Casting directors, producers, and directors are not the only pros in the business who need an eye for casting. There are almost countless ways actors and models can use their talent to book a job, and one of those ways is through marketing content. With the insight and experience from a background in marketing, Gregory Frank has carved out a niche for his Early Bird Studios production company. He offers everything a small business would need when launching a new product. Much of the company’s work is for Indiegogo and Kickstarter campaigns, but it’s not limited to crowdfunding. They offer a variety of media for marketing campaigns: pitch videos, social media clips, advertising and e-commerce, and photography (both lifestyle and product).
It might surprise you, but Frank does most of the casting for his studio’s projects himself, using Backstage to find talent that matches the client’s demographic and preferences. “I’ve learned from Backstage that there’s a plethora of talent out there.” That’s where Backstage’s filters come in—Frank uses them to hone in on what he’s looking for, “experience, demo reels or cover letter requirements4, and especially on the modeling side, it [gives] us measurements and headshots that we could easily share with our agencies or our clients for approval.”
Location and headshots are always a factor.
Since there’s rarely a budget for travel with his projects, Frank filters for local actors first and then focuses on the headshots. He says, “It’s really about what kind of emotions their headshots evoke. Are they a more sinister, villainous type, with a darker edge? Or do they have something lighter or more commercial, which tends to be what we’re typically going for?”
You don’t need to be union or represented to get cast—sometimes it’s better if you’re not.
“Because of the nature of our productions, we can’t meet certain union requirements, so we really do look for that value with nonunion talent,” Frank says. He also notes that because of time and budget constraints, sometimes it’s easier to deal directly with the talent than having to go through two or three outside representatives. “We’re looking for people who are fairly independent, have good experience under their belt, and also have that energy in their headshots so we can see them filling the available role within our production.”
Do good work and you will be invited back.
Frank doesn’t typically cast actors in projects back to back. He wants to ensure that he’s effectively meeting each client’s specific needs while also continuing to build his portfolio, but he is happy to revisit talent he enjoyed working with. He has worked with Backstage user Sarah Hansen (GoChair, Saigo eBike, and more) several times. “She is absolutely stellar, a multi-talented dancer, actor, and model, and she’s really crushed it for us.” Frank also found Ben Oakes, who has a theater, modeling, and acting background, on Backstage. Frank says he was at a conference recently and walked by a booth showing a video with Oakes in it. He was thrilled (and validated) to see that he’s not the only one who has noticed Oakes’ talent.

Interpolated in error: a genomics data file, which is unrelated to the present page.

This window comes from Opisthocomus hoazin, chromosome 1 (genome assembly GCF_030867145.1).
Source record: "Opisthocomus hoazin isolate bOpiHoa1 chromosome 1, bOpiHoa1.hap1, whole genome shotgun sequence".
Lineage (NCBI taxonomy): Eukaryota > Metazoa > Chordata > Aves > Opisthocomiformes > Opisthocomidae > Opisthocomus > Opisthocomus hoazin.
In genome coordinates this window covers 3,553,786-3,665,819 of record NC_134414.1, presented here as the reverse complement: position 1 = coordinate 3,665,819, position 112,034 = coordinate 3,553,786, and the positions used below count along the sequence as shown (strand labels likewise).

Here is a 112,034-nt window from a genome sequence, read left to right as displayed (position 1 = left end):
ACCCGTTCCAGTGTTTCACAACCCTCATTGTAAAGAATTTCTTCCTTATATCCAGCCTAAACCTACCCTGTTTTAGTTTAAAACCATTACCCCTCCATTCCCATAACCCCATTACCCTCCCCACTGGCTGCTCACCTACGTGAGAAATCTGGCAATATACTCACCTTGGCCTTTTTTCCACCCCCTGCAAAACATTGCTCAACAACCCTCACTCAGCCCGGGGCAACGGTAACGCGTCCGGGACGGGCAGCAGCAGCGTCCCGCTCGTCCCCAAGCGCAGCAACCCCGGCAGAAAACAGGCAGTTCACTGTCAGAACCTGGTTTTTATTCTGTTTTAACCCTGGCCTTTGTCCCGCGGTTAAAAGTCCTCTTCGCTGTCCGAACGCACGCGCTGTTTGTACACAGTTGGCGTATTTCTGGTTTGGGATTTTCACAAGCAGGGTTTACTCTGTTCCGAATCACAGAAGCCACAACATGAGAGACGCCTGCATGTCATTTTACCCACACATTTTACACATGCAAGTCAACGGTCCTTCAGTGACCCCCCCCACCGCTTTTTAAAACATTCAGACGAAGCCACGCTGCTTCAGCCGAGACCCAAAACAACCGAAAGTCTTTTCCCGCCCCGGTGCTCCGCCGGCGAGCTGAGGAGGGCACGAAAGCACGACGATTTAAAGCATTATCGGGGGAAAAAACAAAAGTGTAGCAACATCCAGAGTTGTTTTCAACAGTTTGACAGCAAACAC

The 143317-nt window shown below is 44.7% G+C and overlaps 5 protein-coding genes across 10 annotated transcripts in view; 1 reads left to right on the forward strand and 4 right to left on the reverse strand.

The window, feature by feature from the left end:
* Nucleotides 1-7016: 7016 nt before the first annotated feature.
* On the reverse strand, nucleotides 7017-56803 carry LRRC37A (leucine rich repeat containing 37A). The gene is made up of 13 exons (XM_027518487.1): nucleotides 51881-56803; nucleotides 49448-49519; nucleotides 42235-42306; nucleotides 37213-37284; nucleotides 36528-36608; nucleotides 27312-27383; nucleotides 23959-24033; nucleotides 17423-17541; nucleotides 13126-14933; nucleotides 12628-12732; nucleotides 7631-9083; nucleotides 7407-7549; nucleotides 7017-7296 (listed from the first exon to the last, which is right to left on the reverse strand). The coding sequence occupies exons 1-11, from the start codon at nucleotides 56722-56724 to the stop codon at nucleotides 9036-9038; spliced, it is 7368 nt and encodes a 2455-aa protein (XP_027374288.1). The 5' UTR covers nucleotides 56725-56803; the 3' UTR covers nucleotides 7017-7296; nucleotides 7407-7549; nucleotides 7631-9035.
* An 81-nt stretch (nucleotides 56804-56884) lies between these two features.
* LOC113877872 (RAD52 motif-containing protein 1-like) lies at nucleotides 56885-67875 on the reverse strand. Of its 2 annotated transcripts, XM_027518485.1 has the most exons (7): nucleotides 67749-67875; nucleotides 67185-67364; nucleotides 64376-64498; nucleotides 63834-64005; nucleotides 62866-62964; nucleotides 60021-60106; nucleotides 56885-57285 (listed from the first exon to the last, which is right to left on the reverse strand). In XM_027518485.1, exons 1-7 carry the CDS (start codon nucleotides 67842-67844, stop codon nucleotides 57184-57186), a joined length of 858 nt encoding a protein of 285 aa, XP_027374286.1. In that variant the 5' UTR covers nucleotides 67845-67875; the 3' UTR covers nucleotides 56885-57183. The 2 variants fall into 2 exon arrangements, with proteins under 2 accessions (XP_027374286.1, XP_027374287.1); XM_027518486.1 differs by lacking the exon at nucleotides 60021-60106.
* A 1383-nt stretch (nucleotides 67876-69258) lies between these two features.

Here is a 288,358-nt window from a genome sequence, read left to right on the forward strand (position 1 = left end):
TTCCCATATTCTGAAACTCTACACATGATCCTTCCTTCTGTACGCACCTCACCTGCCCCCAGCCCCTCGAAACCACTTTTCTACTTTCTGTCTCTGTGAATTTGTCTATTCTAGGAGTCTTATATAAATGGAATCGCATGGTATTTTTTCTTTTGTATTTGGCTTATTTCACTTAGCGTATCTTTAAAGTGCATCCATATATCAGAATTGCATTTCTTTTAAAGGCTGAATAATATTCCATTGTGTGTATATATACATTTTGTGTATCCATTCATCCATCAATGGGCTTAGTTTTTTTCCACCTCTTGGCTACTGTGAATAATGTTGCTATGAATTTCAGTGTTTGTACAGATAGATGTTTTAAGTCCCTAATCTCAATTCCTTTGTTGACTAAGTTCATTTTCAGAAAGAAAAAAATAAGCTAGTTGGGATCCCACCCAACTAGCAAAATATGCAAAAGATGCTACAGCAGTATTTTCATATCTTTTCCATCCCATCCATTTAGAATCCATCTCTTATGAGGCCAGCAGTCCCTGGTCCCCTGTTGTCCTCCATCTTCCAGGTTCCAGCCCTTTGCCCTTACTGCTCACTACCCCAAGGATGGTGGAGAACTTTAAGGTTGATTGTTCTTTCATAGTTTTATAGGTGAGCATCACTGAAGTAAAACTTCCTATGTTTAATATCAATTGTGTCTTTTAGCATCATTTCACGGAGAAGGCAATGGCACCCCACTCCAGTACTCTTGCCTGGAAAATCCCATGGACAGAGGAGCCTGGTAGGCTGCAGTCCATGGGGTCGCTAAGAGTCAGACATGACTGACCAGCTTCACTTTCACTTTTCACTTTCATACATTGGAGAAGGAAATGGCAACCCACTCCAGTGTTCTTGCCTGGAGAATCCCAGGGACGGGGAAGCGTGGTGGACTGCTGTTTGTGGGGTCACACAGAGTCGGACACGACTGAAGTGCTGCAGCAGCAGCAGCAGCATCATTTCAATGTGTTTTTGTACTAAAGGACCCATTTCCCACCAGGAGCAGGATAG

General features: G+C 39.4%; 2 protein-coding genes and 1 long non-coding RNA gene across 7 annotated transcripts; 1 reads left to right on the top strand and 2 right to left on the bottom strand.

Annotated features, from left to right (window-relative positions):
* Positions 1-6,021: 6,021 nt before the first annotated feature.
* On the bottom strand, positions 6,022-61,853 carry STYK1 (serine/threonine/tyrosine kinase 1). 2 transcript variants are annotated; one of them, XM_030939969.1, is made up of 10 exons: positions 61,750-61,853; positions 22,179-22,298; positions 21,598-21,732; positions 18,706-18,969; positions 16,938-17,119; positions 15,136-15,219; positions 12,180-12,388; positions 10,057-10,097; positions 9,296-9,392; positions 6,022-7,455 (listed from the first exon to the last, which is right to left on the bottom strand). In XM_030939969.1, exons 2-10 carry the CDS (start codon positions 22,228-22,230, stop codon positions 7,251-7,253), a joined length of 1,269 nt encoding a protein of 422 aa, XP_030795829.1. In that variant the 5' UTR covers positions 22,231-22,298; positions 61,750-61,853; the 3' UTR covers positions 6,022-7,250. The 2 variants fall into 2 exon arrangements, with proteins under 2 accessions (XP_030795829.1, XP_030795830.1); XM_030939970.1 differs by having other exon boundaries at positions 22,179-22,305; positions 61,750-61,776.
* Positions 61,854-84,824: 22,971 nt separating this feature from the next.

Talent is more than just delivering lines.
Because of the nature of the crowdfunding projects, Frank says most of his videos are voiceover driven. While some of their videos include on-camera lines for actors, primarily using voiceovers reduces cost. As a result, Frank says, “we try to find talent that is very good at physical acting and can convey emotions without necessarily having to speak on camera.” He notes he often looks for dancers or people who are graceful and in good physical shape, not just actors.
Flexibility is important.
Frank says that for clients like his who need to keep costs low and use their funds to start their businesses, finding actors who will arrive on set on time is vital. Additionally, while they typically hire a make-up artist to be on set, he says, “If we’re really tight on budget, we’ll ask talent to bring wardrobe or have their hair prepared and camera-ready.” Adaptability and willingness to work with the needs of the production are key.
There’s no such thing as too much content.
Include all the headshots and video you can on your profile. “The more we have to analyze, the fewer questions we’re going to have and the sooner we have the confidence to hire,” says Frank. Including a cover letter that confirms your availability and says something about your interest in the project gives the submission a personalized touch. “It starts the relationship before we even have a chance to be introduced,” he says.
Make the required information easy to find.
It helps Frank if he doesn’t have to dig around to find the information he needs. Make contact information easy to find and include relevant work samples to get a leg up in the casting process. “If we’re doing a fitness-related video, photos, reels, or footage in a similar setting, wearing leisure attire, or working out, help us visualize the final product and have those materials fast tracks everything.”
What about those who are trying to cast their own projects? “Don’t worry about trying to get hundreds of submissions. I would much rather have 20 people submit who are highly relevant than 200 people submitting with very loose relevancy. It’s all about efficiency and ROI—the less time we have to take to find people the better.” Provide as much detail as possible, including the specifics of what you’re looking for and what you need actors to submit. Then you won’t have to reach out to each actor who applies for additional information.
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